The band originally found fame on 26 July 2015 at the Ippodromo Park in Cesena, where the 1,000-piece band played Learn to Fly in an effort to convince Foo Fighters frontman Dave Grohl to perform live in Italy (which happened the following November). Since then, the Thousand have been organising concerts around the world.
The band’s latest appearance – an outdoor show at newly renovated Milano-Linate airport – required the combined audio firepower of Outline’s GTO system and Powersoft’s K and X Series amplifiers to match up to the sheer the size of the stage and venue.
This combination proved extremely effective at capturing the band’s massive live sound in Florence in 2018, so the show’s organisers knew the technology would be up to the task.
With such a huge amount of equipment necessary to pull off this unique event, the gear had to be supplied by three companies, all of which belong to Outline and Powersoft’s Italian / European rental network: Gigant Sound (Poznań, Poland), Emporio On Stage (Scandicci, Florence), and Show Technologies (Recco, Genova).
To ensure even coverage across the venue, 100 of Outline’s GTO modules and 72 x Outline DBS 18-2 subs were required. Several point-source systems (about 14 Outline Vegas 12 CX) were scattered among the Thousand as fold-backs and another 6 speakers (Outline Vegas 15 CX) were used for the monitoring on the stage.’
With the entire live system relying on 101 Powersoft amplifier platforms strategically positioned throughout the venue, reliability, power and impeccable audio performance were guaranteed.
Over the years, the K series became the standard in switch mode amplification, providing incredible power output to concerts worldwide with the lowest weight and highest efficiency.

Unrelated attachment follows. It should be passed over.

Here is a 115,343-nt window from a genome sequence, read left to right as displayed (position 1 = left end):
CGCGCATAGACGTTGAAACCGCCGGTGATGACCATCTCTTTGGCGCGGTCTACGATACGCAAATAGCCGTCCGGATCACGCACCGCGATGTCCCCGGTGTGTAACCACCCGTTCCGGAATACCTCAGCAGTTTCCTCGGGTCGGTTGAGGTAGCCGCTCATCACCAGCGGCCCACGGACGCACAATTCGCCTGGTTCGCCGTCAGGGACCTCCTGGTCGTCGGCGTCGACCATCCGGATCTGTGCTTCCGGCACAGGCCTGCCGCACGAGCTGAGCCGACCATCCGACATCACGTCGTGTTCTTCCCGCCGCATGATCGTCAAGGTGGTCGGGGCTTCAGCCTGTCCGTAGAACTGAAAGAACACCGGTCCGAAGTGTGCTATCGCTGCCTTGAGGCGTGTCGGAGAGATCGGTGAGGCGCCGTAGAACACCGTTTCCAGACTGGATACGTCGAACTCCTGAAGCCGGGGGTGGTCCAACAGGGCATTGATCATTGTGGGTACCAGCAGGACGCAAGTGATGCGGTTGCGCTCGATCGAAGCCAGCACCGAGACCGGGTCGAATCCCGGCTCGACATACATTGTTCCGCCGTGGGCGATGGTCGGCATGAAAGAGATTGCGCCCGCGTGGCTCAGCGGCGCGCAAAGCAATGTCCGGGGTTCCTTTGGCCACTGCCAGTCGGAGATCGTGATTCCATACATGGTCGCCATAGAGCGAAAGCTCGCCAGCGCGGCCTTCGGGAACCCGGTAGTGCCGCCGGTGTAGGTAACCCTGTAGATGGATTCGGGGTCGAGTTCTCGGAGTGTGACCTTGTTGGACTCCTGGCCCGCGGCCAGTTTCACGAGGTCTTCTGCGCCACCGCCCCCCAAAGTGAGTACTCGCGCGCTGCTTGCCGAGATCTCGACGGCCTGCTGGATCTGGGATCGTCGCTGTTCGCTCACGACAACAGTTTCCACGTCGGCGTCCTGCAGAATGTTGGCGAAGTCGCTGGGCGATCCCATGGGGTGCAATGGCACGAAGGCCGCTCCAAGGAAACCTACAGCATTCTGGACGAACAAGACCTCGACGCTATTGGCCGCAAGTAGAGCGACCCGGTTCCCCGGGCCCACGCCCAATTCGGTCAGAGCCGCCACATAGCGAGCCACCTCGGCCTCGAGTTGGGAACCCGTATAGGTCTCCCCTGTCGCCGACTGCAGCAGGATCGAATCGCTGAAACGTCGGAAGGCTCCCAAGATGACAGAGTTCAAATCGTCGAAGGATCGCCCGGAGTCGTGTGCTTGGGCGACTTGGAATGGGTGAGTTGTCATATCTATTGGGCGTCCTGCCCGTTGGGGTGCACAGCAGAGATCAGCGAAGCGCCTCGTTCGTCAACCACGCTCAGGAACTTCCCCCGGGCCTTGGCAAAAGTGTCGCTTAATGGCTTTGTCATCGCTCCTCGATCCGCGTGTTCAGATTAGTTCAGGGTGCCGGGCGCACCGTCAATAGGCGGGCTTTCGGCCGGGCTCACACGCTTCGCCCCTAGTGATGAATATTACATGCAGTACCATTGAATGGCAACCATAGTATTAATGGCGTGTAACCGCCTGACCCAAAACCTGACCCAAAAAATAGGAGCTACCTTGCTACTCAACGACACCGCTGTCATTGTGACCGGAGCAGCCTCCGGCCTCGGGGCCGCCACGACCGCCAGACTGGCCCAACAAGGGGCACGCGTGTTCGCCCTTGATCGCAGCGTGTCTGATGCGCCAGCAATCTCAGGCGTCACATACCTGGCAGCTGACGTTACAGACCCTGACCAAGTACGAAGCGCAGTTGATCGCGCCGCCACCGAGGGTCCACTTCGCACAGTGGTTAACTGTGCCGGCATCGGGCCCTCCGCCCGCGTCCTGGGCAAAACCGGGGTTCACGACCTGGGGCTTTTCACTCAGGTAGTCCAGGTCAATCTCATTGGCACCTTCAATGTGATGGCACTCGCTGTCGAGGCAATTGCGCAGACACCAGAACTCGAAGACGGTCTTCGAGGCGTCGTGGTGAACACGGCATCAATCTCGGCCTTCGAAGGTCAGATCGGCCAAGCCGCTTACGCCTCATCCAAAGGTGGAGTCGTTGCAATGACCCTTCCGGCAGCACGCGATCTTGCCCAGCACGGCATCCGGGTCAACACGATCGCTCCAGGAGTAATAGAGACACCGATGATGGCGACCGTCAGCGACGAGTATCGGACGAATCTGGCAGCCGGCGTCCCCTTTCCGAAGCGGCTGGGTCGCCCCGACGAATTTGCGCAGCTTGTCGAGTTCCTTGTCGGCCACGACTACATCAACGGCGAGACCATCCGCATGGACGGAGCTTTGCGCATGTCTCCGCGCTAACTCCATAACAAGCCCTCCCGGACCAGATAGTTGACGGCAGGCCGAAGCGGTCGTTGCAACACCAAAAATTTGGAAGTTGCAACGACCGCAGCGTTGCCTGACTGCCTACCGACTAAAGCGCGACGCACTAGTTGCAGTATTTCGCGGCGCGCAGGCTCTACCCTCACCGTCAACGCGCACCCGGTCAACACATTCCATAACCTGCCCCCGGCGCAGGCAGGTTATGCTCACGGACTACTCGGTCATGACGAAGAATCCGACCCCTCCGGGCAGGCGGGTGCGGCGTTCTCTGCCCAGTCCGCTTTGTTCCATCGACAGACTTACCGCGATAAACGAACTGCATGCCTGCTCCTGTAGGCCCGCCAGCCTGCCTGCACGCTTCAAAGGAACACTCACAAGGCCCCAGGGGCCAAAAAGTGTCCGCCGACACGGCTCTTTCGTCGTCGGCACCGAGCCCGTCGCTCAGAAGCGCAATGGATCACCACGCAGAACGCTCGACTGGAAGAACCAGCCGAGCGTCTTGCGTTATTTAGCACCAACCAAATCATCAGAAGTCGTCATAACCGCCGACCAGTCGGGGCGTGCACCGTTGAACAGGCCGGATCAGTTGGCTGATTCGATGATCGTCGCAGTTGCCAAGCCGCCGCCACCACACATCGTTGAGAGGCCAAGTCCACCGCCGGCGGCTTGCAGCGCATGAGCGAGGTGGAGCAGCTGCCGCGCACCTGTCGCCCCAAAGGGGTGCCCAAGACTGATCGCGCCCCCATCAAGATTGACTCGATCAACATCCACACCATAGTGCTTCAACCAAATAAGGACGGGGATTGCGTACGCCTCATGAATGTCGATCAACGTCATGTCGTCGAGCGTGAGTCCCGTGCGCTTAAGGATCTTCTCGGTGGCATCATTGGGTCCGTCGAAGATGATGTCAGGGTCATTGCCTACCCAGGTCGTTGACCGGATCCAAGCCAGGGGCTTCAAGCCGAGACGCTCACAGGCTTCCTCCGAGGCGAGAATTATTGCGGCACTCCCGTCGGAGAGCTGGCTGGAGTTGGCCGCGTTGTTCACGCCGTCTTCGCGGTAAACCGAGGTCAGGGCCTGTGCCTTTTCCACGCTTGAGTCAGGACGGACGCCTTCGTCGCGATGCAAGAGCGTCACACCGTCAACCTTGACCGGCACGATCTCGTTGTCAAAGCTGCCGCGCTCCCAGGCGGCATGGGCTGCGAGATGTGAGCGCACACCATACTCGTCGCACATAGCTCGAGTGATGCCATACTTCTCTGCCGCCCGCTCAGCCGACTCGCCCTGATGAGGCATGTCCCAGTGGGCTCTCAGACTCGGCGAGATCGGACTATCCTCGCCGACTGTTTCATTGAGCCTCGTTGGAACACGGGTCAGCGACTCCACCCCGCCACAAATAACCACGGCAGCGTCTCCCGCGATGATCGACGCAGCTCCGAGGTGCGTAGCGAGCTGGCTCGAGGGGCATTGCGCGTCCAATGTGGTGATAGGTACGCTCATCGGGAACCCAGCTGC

Its sonic performances set a new target for professional audio market.
Together with the X series the first amplifier that doubles as a system tool, integrating a large amount of functionality generally only found in separate outboard units, Powersoft was able again to keep things efficient, small, light and powerful.
It’s fair to say that the hottest product in global system processing for the last couple of years has been Outline’s unique Newton, considered the world’s most advanced FPGA based audio processor. Newton (patent pending) has re-written the rulebook by combining digital signal synchronisation, all-new WFIR filtering technology (also patent pending), multi-format audio signal routing and standards conversion within a single 1RU chassis and combining it with intuitive computer control platforms.
“The biggest challenges when amplifying the Rockin’1000 are the spatialisation and high harmonic content of the source,” said FOH engineer, Luca Stefani. “Managing this has been one of the most complex problems we have faced since the very first shows with the band.”
He continued: “Firstly, the performance area is about 100m wide x 50m deep and contains 1,000 different sound sources. This is incredibly difficult to discern through a single speaker due to the distortion caused by the transducers in trying to replicate such a complex mix.
The technologies already on the market were unable to solve this problem, so we had to create a different way of arranging the PA and a different way of distributing the signals.”
At Milano-Linate airport, the crew rigged 10 speaker clusters to a total of 6 towers. Each area of the audience, including the sides, was covered by at least 2 clusters; one left and one right. Each of these clusters received a dedicated mix of different signals that tries to represent the acoustic sound coming from the 1,000 musicians.